Posts Tagged ‘Federal Circuit’

Myriad vs. Mayo – Detection vs. Processing at the Fed. Cir.

Tuesday, April 26th, 2016

iStock_000005967663_SmallRapid Litigation Mgmt v. CellzDirect: Splitting Detection of a Natural Phenomenon from its Application to Yield a Product.

Courtenay G. Brinkerhoff at summarized the oral arguments at the Fed. Cir. (App. No. 15-1570) conducted on April 5, 2016 in Rapid Litigation Mgmt Ltd. v. CellzDirect, Inc. (You can download an MP3 of the oral arguments here.) The district court invalidated claims directed to a method for isolating hepatocytes that can survive more than one freeze-thaw cycle as a patent-ineligible law of nature (US Pat. No. 7,604,929):

1.    A method of producing a desired preparation of multi-cryopreserved hepatocytes….comprising:

(A)  Subjecting hepatocytes that have been frozen and thawed to density gradient fractionation to separate viable hepatocytes from non-viable hepatocytes,

(B)  Recovering the separated viable hepatocytes, and

(C)  Cryopreserving the recovered viable hepatocytes to thereby form said desired preparation of hepatocytes without requiring a density gradient step after thawing the hepatocytes for the second time, wherein the hepatocytes are not plated between the first and the second cryopreservations, and wherein greater than 50% of the hepatocytes of said preparation are viable after the final thaw.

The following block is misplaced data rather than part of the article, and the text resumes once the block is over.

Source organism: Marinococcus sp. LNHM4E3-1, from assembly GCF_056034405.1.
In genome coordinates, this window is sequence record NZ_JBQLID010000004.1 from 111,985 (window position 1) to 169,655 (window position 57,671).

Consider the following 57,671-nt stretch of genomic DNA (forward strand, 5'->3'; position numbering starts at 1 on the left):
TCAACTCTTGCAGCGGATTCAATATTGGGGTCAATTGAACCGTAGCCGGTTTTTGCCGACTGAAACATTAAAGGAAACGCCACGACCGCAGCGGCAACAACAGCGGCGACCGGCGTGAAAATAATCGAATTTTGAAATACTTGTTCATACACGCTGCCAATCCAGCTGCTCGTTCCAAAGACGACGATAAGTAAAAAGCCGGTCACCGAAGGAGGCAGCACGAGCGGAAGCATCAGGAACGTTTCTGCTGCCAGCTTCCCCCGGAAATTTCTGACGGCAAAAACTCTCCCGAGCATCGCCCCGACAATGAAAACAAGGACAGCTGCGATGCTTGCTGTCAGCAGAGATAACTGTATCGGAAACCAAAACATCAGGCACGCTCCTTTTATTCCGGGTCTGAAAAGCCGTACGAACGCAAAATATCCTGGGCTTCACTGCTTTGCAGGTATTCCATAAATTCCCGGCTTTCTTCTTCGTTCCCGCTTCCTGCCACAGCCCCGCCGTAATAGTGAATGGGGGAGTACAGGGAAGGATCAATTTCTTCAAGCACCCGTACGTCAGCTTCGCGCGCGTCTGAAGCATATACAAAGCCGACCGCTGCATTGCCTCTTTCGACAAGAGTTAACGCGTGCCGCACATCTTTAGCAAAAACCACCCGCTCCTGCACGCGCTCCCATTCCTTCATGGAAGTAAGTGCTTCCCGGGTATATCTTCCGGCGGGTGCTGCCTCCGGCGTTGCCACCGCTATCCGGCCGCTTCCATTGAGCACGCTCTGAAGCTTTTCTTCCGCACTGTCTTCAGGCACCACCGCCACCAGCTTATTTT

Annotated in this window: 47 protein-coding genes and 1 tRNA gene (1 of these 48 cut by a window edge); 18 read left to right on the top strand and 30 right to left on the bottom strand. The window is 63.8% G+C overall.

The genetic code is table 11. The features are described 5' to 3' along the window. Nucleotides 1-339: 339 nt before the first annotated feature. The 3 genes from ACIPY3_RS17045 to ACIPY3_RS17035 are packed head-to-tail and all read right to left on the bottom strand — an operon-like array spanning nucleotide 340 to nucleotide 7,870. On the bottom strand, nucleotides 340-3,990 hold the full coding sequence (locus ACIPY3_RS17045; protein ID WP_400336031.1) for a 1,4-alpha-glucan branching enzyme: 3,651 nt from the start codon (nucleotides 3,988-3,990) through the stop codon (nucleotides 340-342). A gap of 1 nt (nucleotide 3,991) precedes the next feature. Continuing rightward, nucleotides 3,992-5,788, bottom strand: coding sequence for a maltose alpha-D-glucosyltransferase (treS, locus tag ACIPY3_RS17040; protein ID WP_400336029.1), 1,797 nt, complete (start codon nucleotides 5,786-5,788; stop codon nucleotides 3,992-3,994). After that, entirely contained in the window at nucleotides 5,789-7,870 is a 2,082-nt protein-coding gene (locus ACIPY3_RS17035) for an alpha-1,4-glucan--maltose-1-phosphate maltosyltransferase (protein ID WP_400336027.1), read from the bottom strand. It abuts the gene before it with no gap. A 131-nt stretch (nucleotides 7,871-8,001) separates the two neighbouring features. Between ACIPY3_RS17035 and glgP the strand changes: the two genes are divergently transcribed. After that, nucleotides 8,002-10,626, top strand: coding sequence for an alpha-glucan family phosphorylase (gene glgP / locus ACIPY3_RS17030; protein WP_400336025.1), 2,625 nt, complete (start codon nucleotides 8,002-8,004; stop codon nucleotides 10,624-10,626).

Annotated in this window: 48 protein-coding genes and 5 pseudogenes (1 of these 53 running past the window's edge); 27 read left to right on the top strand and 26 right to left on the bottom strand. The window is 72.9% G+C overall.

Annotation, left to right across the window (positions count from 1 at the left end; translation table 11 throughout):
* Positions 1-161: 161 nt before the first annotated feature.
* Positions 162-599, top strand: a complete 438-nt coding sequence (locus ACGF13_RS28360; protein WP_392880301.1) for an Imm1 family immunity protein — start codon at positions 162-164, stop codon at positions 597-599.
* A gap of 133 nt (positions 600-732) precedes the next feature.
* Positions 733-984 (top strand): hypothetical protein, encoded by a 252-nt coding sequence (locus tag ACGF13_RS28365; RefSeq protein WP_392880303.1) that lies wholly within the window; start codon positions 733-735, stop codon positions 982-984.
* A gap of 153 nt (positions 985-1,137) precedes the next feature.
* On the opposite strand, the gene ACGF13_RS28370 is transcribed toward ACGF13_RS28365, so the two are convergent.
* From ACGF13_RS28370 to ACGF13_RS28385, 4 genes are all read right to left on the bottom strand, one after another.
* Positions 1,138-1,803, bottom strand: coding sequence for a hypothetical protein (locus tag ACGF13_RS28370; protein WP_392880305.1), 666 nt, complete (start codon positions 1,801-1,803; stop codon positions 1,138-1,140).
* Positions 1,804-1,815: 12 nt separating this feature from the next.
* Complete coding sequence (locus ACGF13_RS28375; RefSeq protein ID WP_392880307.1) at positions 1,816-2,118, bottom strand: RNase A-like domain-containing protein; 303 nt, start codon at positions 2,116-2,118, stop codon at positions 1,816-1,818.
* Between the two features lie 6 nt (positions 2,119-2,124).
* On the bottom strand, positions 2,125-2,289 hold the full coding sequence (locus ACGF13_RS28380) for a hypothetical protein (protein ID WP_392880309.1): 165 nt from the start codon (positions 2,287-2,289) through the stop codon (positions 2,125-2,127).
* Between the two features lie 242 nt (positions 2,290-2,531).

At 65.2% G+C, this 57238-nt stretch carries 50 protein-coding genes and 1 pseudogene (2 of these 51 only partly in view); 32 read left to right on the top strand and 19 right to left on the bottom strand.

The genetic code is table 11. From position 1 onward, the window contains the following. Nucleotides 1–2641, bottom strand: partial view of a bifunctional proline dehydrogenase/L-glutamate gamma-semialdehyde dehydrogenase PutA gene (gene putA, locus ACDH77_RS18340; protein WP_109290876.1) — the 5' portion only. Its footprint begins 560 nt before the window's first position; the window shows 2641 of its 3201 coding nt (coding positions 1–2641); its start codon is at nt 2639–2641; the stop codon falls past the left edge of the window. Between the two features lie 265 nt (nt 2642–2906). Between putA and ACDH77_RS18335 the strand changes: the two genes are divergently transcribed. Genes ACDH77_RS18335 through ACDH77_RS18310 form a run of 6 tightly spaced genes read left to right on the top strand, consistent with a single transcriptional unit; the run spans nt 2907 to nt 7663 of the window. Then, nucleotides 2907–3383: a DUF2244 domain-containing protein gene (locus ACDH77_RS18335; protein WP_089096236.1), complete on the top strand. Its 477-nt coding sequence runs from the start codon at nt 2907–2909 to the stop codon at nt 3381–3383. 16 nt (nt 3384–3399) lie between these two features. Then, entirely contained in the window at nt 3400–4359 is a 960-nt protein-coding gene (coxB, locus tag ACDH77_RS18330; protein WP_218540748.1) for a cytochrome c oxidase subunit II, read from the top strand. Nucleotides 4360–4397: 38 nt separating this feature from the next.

Genetic Technologies Affirms Ariosa/Myriad With An Introduction By The Sequenom Petition for Cert.

Monday, April 11th, 2016

iStock_000067055603_SmallOn April 1st, Lilly filed an amicus brief in favor of Sequenom’s petition for cert. seeking to reverse Ariosa, that caused a lot of buzz in the IP community. (A copy is available at the end of this post.) To summarize, it argued that the courts’ attempts to interpret and define the judicial exceptions to s. 101 patent-eligibility was leading them to an unwarranted expansion of these policy-driven exceptions that threaten concrete technological advances that would otherwise be eligible for patent protection under the patent statute. In other words, the brief argued that the proper application the strictures of ss. 102 (requirement for physicality), 103 (inventiveness), 112(a)(WDR) and (f)(means plus function claiming) are sufficiently developed so that the court should abrogate the judicial exceptions that presently exclude what I will refer to as PAIN (phenomena of nature, abstract ideas and natural laws). (I checked that definition of “abrogate” and it does mean “do away with or to abolish by formal of official means.”)

I have written numerous posts in the last six years about the rise in importance of the written description requirement, as well as the evolution of s. 103 and I am willing to accept Lilly’s arguments. For example, the s. 102 requirement for novelty is sufficient to guard against issuance of patents on natural phenomena like fire, since fire is in the prior art. Pure concepts like blocking the NF-kB signaling  pathway to treat a condition ameliorated by blocking the NF-kB pathway would fail the written description requirement. Mental steps are permissible in a claim, but the claim cannot be entirely mental steps or disembodied functional language (See 112(f)). (This brief is worth reading just for its discussion of the mental steps doctrine at pages 18-21.)